Honor Society Screens Movie on Indigenous Migration

Seattle University’s International Studies Honor Society, Sigma Iota Rho, gathered last week with community members to learn about and discuss the migration of indigenous people at a screening of the drama film “Ixcanul.”

VIA FLICK.CO
VIA FLICK.CO

Olivia Mejia and Seth Walker are the president and vice-president of Sigma Iota Rho, The mission of Sigma Iota Rho is to create more awareness for international relations and affairs, as well as geopolitics, by organizing events for their members, as well as other students and staff. On Tuesday, May 23, they presented a movie called “Ixcanul.”

Directed by Jayro Bustamante, “Ixcanul”—which roughly translates to “volcano” in the Mayan language of Kaqchikel—tells the story of a Mayan family as they go through each day in the rural setting of a village built on the slopes of a volcano. The family consists of the protagonist, Maria, and her parents Juana and Manuel. In the film, Juana and Manual arrange a marriage for Maria to secure her future, and remain hopeful for a grandson to carry on the family name. However, Maria hopes to avoid this predestined plan by migrating to the United States.

“It’s important to talk about issues that are prevalent all over the world, and so for this issue specifically I think it’s important to talk about issues about migration.” Walker said.

Walker expressed the importance of addressing indigenous struggles, and said that it is important to gain a perspective on their native language, because “indigenous peoples in most countries have unique and different lived experiences than those who live in cities or bigger communities.” With the lack of diversity in film, movies that feature indigenous peoples as the main characters are significant to the industry.

In many Latin American countries, it is not uncommon for citizens who live in bigger communities or cities to strictly identify themselves by their country. This is because there’s an underlying racism against the indigenous populations of those countries that dates back to when Europeans began to colonize in Latin America.

Movie screenings held by Sigma Iota Rho in the past are a recurring event open to all majors. Last quarter, Sigma Iota Rho took some inspiration from the University of Washington’s School of International Studies, which previously hosted an event called Palestinian Awareness Week.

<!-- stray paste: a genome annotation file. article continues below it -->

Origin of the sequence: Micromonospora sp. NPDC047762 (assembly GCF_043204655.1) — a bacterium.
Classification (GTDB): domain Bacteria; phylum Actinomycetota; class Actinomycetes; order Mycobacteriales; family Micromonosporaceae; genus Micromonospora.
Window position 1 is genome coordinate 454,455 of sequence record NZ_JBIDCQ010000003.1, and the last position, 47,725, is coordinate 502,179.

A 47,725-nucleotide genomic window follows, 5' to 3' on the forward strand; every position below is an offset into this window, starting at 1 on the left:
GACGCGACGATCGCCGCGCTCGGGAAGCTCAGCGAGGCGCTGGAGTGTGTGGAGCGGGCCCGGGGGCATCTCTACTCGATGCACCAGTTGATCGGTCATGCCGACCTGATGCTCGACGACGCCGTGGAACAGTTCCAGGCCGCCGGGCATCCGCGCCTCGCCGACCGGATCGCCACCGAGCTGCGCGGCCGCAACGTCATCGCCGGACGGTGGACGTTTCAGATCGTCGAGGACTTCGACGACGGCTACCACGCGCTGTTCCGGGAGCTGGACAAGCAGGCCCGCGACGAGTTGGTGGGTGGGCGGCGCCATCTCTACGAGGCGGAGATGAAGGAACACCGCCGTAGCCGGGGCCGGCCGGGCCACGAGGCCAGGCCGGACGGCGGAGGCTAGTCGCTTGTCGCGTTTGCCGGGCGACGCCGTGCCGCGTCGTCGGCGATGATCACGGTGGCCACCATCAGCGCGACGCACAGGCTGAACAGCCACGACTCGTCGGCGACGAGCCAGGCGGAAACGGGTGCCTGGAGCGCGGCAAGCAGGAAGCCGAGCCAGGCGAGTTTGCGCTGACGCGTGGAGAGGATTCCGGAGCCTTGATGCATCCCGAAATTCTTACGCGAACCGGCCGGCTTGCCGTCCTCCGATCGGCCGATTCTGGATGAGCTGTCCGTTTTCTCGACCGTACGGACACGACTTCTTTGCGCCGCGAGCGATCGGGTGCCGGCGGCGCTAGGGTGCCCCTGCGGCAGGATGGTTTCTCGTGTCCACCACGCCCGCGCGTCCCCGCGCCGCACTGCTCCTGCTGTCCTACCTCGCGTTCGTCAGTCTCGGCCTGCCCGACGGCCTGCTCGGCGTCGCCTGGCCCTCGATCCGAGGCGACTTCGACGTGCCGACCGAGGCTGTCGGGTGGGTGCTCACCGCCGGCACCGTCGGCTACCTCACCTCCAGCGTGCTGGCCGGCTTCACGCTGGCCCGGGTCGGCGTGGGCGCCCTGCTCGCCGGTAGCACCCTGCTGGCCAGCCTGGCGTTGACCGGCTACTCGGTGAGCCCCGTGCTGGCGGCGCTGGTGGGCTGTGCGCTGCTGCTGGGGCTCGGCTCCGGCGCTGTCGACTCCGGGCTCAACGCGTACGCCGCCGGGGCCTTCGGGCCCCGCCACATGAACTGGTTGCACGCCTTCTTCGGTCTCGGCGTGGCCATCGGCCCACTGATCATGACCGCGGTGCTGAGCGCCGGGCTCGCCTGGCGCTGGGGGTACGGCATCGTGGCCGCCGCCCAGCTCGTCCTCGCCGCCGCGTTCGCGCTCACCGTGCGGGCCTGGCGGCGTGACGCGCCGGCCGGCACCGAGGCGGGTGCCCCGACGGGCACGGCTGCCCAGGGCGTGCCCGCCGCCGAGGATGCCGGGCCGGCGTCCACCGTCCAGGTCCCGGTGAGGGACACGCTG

Around the same time, Sigma Iota Rho showed a movie called “A Borrowed Identity,” directed by Eran Riklis This movie’s protagonist Eyad was a Palestinian-Israeli boy who struggles with issues of language, culture, and identity.

Mejia said the movies were an effective informative tool. “I think movies are a really great medium to educate or learn about something new, and then have a good discussion about the themes, ideas, or, you know, moments in the movie that tie back to what we study or what we’re interested in.” Meja said.

At the showing, the attendees sat in a dimly lit room as the projector in the front of the classroom showed the movie. “Ixcanul” does not shy away from the hard life of the people of Maria’s village. The film’s tactic of show not tell further adds to the story being told. This is can be seen when the family slaughters a pig. The viewer only partially sees it, which allows the audience to fill in the blanks of what they aren’t seeing.

After the movie, sophomore Emma Jensen gave their thoughts on the film. “I just thought that it was a beautifully filmed movie.” Jensen said. “It’s a completely different culture. The way that it’s filmed, what it’s about, it’s all going to be very different.”

When asked how they would recommend this film to other people, Jensen answered, “I think I’d bring up the fact that you’re not going to see anything else like it. It’s a culture that you don’t normally hear about, so I think that it’s always a good idea to expand your horizons.”

Emi Montenegro, an honorary Sigma Iota Rho member, helped at the showing. “I think it’s important, especially on our campus, to realize that realize not just the indigenous people around us, but also their cultures and livelihoods, and the impacts of our actions on them.” Said Montenegro when explaining why the film is important to watch.

“Ixcanul” is available for viewing on Netflix.

The editor may be reached at
sbarnes@su-spectator.com

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